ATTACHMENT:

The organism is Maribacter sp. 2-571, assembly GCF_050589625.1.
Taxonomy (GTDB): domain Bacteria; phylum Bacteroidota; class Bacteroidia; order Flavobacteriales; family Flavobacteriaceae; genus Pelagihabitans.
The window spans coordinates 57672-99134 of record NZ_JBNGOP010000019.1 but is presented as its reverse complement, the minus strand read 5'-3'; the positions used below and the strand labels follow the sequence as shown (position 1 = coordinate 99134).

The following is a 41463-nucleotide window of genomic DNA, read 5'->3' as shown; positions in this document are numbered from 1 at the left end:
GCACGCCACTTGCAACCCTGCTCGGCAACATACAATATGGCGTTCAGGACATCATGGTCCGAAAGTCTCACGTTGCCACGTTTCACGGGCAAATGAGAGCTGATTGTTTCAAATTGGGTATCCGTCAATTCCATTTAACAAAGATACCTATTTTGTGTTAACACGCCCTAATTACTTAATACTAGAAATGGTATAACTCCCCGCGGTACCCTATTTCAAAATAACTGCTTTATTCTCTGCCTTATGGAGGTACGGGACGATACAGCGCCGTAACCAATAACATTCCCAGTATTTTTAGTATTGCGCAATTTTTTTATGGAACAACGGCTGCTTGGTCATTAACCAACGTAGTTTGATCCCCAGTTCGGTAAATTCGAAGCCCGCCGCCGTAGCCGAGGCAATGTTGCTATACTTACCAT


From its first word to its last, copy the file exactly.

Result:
The organism is Maribacter sp. 2-571, assembly GCF_050589625.1.
Taxonomy (GTDB): domain Bacteria; phylum Bacteroidota; class Bacteroidia; order Flavobacteriales; family Flavobacteriaceae; genus Pelagihabitans.
The window spans coordinates 57672-99134 of record NZ_JBNGOP010000019.1 but is presented as its reverse complement, the minus strand read 5'-3'; the positions used below and the strand labels follow the sequence as shown (position 1 = coordinate 99134).

The following is a 41463-nucleotide window of genomic DNA, read 5'->3' as shown; positions in this document are numbered from 1 at the left end:
GCACGCCACTTGCAACCCTGCTCGGCAACATACAATATGGCGTTCAGGACATCATGGTCCGAAAGTCTCACGTTGCCACGTTTCACGGGCAAATGAGAGCTGATTGTTTCAAATTGGGTATCCGTCAATTCCATTTAACAAAGATACCTATTTTGTGTTAACACGCCCTAATTACTTAATACTAGAAATGGTATAACTCCCCGCGGTACCCTATTTCAAAATAACTGCTTTATTCTCTGCCTTATGGAGGTACGGGACGATACAGCGCCGTAACCAATAACATTCCCAGTATTTTTAGTATTGCGCAATTTTTTTATGGAACAACGGCTGCTTGGTCATTAACCAACGTAGTTTGATCCCCAGTTCGGTAAATTCGAAGCCCGCCGCCGTAGCCGAGGCAATGTTGCTATACTTACCAT